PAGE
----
Assessment of Caregiver Burden in Families of Persons With Multiple Sclerosis

Marijean Buhse, PhD RN NP-C


J Neurosci Nurs. 2008;40(1):25-31. 

In This Article


A caregiver has been defined as an unpaid person who helps with the physical care or coping with the disease (Hileman, Lackey, & Hassanien, 1992). It is most often a family member, such as a partner or parent. More than 50 million people provide care for a chronically ill, disabled, or aged family member or friend during any given year (U.S. Department of Health and Human Services, 1999). The estimated economic value of the services provided by unpaid family caregivers is approximately $306 billion a year. By comparison, half that amount (approximately $158 billion) is actually spent on home care and nursing home services combined (Arno, 2006).

Caregivers provide the majority of care for people who need help with activities of daily living, such as bathing, eating, and taking medications, as well as managing household finances (Pandya, 2005). Sixty percent of caregivers are women, and 65% of care recipients are also women. The typical caregiver is 48 years old and cares for a woman in her family. Most caregivers live in close proximity to the person for whom they provide care, and 25% of caregivers report living in the same household as the care recipient. However, more than half of care recipients live in their own homes, and about 25% live alone. Seventy-nine percent of care recipients are 50 years of age or older and require care because of old age and diseases such as cancer, diabetes, heart disease, and Alzheimer disease (National Family Caregivers Association, n.d.; Pandya).

Caregiving takes an economic toll on families. Women who are family caregivers are 2.5 times more likely than noncaregivers to live in poverty and are 5 times more likely to receive Supplemental Security Income (Donato & Wakabayashi, 2005). Families with one disabled member have median incomes 15% lower than families without a disabled member (Wang, 2000). In every state, the poverty rate is higher among families of people with a disability (Arno, 2006). Out-of-pocket medical expenses for a family with a disabled member who needs help with activities of daily living are more than 2.5% greater than for a family without a disabled member (Altman, Cooper, & Cunningham, 1999). In 2000, the average family caregiver who worked lost $109 per day in wages and health benefits because of the need to provide full-time care at home (Stucki & Mulvey, 2000).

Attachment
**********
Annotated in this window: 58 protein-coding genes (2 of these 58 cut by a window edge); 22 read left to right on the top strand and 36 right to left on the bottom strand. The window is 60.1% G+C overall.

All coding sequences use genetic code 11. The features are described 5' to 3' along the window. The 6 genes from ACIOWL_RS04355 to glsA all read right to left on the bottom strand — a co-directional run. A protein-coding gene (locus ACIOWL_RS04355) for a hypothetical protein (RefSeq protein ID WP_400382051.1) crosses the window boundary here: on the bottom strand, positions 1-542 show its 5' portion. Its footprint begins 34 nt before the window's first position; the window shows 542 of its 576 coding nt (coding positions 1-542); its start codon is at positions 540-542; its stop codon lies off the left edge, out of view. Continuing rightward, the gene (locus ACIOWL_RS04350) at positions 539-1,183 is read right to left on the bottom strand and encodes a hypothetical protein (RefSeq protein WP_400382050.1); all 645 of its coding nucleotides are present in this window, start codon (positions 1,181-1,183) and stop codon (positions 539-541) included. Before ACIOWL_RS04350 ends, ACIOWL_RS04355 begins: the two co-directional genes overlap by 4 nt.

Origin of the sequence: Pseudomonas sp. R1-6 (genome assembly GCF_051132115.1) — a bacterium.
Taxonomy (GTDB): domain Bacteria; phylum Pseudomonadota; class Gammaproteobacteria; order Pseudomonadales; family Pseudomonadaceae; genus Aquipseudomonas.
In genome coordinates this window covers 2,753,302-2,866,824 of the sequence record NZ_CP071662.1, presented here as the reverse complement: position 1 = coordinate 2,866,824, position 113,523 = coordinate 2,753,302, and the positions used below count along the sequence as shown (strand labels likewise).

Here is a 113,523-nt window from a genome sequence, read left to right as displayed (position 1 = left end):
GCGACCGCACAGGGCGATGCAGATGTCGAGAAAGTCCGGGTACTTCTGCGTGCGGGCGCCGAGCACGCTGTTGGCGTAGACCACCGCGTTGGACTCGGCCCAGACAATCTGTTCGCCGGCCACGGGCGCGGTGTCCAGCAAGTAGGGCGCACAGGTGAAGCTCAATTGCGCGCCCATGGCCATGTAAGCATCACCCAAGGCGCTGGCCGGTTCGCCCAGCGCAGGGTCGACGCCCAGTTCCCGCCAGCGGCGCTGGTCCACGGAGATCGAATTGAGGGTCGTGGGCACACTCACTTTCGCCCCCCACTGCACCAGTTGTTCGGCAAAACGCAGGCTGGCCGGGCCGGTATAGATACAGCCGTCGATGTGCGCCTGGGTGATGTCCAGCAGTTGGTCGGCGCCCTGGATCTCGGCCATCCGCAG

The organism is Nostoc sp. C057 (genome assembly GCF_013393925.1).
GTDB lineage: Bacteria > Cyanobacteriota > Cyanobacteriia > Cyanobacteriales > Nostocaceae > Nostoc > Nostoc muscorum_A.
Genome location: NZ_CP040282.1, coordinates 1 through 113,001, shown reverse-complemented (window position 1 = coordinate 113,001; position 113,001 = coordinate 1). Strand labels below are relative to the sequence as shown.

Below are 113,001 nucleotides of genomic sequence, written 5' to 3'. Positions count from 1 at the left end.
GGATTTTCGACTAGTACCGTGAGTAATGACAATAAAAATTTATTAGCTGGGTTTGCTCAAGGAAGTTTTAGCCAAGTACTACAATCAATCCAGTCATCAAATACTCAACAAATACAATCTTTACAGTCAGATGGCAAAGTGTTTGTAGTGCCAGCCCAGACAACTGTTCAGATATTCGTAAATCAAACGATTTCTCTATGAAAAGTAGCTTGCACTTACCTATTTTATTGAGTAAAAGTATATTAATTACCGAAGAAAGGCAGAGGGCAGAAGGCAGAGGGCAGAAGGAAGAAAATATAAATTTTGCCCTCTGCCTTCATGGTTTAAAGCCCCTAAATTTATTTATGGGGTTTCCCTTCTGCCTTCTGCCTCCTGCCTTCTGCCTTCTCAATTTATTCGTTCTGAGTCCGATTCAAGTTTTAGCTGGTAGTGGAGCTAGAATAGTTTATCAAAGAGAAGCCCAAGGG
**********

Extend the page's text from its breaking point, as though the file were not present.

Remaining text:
Economic hardship is not the only concern for caregivers. Elderly caregivers are often coping with their own chronic illnesses. The added stress related to caregiving has been reported to increase their mortality rate by 63% compared to their noncaregiving peers (Schulz & Beach, 1999). The stress of giving care to family members with dementia has been shown to affect the caregiver's immune system. The effect can last for up to 3 years after the care ends, putting the caregiver at an increased risk of developing a chronic illness, such as depression or heart disease (Kiecolt-Glaser et al., 1987). Family caregivers who provide care for 36 or more hours per week are more likely than noncaregivers to experience symptoms of depression or anxiety. For spouses, the rate is 6 times higher; for those caring for a parent, the rate is 2 times higher than for noncaregivers (Cannuscio et al., 2002). Lastly, family caregivers experiencing extreme stress from caregiving have been shown to age prematurely. The high level of stress can decrease a family caregiver's life expectancy by 10 years (Arno, 2006).

Caregiving affects the workplace because family caregivers comprise 13% of the workforce (Wagner & Neal, 2001). Of family caregivers who care for someone over the age of 18 years, 59% either work or have worked while providing care, and more than half have had to make some adjustments to their work life, from reporting late to work to giving up work entirely (Pandya, 2005). To accommodate caregiving responsibilities, more than 50% of male and female children of aging parents make changes at work, modify their schedules, and alter work-related travel. American businesses lose as much as $34 billion each year because of employees' need to care for loved ones 50 years of age and older (Metlife Mature Market Institute and National Alliance for Caregiving, 2006). As the population ages, caring for elderly family members will become the norm for many families, increasing caregiver burden.


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